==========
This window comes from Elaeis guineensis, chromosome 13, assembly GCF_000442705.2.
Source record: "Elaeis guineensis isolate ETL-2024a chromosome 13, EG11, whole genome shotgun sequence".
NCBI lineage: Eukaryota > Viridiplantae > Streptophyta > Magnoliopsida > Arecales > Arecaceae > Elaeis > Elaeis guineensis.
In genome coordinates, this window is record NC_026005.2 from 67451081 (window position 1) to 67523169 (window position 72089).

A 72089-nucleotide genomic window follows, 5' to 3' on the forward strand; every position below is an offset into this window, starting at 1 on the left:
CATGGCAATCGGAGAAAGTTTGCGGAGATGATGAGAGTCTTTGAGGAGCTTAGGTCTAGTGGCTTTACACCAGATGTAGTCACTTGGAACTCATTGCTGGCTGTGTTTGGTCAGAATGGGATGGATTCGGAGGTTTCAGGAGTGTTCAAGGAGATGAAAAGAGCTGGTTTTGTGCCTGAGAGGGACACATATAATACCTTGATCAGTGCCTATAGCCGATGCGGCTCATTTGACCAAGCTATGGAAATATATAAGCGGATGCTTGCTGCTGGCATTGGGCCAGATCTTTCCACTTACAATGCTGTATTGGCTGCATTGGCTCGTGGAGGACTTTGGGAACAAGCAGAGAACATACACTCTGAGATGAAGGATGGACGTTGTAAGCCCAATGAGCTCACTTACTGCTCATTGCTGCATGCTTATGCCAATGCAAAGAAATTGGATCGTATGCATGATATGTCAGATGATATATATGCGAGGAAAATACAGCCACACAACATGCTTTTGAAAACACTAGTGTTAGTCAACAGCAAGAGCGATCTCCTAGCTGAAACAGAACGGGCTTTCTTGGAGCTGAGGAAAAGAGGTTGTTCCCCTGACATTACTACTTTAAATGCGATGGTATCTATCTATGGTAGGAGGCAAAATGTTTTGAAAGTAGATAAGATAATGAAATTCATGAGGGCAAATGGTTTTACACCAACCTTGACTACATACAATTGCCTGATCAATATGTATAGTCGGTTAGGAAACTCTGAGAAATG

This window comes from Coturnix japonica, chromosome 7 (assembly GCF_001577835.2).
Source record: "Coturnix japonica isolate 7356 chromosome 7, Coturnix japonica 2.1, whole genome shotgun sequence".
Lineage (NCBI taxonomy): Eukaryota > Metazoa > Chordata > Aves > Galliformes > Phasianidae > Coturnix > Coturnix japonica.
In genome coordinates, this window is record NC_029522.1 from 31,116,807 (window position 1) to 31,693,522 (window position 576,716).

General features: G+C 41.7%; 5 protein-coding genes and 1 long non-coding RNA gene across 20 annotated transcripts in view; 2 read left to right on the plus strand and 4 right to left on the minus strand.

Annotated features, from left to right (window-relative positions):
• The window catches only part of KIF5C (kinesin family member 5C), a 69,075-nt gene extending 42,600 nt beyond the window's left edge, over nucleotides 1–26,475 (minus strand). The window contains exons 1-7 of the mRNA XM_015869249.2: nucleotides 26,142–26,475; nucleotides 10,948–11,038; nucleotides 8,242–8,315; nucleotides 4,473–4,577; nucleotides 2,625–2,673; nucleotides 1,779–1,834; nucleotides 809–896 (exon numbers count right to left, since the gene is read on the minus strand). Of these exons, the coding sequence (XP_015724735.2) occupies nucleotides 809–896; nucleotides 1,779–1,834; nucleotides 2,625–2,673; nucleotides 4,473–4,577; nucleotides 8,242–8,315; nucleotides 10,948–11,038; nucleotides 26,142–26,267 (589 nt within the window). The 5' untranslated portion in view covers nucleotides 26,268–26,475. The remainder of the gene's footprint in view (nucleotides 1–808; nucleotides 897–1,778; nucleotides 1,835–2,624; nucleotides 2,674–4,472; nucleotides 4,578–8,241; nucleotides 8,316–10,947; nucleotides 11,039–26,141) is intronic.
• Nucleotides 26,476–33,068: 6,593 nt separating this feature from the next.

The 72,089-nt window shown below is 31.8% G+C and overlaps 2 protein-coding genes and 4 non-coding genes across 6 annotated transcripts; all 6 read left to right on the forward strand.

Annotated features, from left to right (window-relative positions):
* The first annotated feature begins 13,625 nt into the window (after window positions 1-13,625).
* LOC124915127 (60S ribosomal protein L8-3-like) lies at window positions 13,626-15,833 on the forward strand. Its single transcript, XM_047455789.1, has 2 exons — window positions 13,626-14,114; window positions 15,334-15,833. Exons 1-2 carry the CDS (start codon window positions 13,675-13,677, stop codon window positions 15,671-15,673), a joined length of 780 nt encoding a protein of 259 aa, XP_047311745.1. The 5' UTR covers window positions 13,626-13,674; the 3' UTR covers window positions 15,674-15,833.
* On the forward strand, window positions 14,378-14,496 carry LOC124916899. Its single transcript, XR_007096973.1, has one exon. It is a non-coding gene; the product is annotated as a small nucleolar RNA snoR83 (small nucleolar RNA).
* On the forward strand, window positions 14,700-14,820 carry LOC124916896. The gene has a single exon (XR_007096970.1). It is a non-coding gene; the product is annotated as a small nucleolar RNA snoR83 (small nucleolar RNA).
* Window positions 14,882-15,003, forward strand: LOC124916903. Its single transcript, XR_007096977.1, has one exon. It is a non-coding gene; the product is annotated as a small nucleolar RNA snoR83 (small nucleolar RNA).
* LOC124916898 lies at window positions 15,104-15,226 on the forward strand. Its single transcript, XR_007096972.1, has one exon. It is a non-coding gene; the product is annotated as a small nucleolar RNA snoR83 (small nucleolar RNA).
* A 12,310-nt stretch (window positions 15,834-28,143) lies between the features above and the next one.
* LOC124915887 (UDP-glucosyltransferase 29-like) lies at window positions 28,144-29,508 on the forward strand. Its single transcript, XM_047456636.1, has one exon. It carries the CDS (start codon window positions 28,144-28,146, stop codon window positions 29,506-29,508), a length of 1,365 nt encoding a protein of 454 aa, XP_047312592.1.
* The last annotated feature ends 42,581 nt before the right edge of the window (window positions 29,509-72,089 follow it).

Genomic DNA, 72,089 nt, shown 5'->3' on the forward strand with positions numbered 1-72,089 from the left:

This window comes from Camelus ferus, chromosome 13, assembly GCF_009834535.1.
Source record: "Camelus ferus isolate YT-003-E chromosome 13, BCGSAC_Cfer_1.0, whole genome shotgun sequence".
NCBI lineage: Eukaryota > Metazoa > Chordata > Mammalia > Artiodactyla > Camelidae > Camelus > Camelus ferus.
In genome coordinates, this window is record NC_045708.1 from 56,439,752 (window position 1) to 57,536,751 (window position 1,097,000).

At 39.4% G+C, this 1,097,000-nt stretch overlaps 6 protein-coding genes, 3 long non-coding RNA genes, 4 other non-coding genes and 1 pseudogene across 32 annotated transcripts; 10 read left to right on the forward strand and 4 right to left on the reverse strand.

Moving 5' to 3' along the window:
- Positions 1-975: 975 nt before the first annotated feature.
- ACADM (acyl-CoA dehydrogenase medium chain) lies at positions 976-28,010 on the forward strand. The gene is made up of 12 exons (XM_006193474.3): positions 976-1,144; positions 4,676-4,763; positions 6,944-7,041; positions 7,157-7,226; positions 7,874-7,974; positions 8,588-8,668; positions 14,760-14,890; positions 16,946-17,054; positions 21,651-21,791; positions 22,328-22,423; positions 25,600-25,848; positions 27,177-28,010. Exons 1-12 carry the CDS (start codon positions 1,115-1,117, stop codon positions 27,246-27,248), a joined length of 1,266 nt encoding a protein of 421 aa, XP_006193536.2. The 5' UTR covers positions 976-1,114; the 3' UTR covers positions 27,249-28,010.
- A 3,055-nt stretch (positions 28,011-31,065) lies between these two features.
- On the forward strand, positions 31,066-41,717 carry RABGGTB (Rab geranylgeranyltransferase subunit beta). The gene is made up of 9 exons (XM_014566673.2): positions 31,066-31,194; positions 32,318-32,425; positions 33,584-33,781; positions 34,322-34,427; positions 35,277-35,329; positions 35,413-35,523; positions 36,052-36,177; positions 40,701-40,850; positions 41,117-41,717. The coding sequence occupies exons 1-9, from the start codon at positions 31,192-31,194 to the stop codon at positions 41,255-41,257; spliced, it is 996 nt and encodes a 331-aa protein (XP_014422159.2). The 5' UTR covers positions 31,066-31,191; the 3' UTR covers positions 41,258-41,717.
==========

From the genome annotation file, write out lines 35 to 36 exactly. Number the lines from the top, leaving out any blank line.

- A 3,055-nt stretch (positions 28,011-31,065) lies between these two features.
- On the forward strand, positions 31,066-41,717 carry RABGGTB (Rab geranylgeranyltransferase subunit beta). The gene is made up of 9 exons (XM_014566673.2): positions 31,066-31,194; positions 32,318-32,425; positions 33,584-33,781; positions 34,322-34,427; positions 35,277-35,329; positions 35,413-35,523; positions 36,052-36,177; positions 40,701-40,850; positions 41,117-41,717. The coding sequence occupies exons 1-9, from the start codon at positions 31,192-31,194 to the stop codon at positions 41,255-41,257; spliced, it is 996 nt and encodes a 331-aa protein (XP_014422159.2). The 5' UTR covers positions 31,066-31,191; the 3' UTR covers positions 41,258-41,717.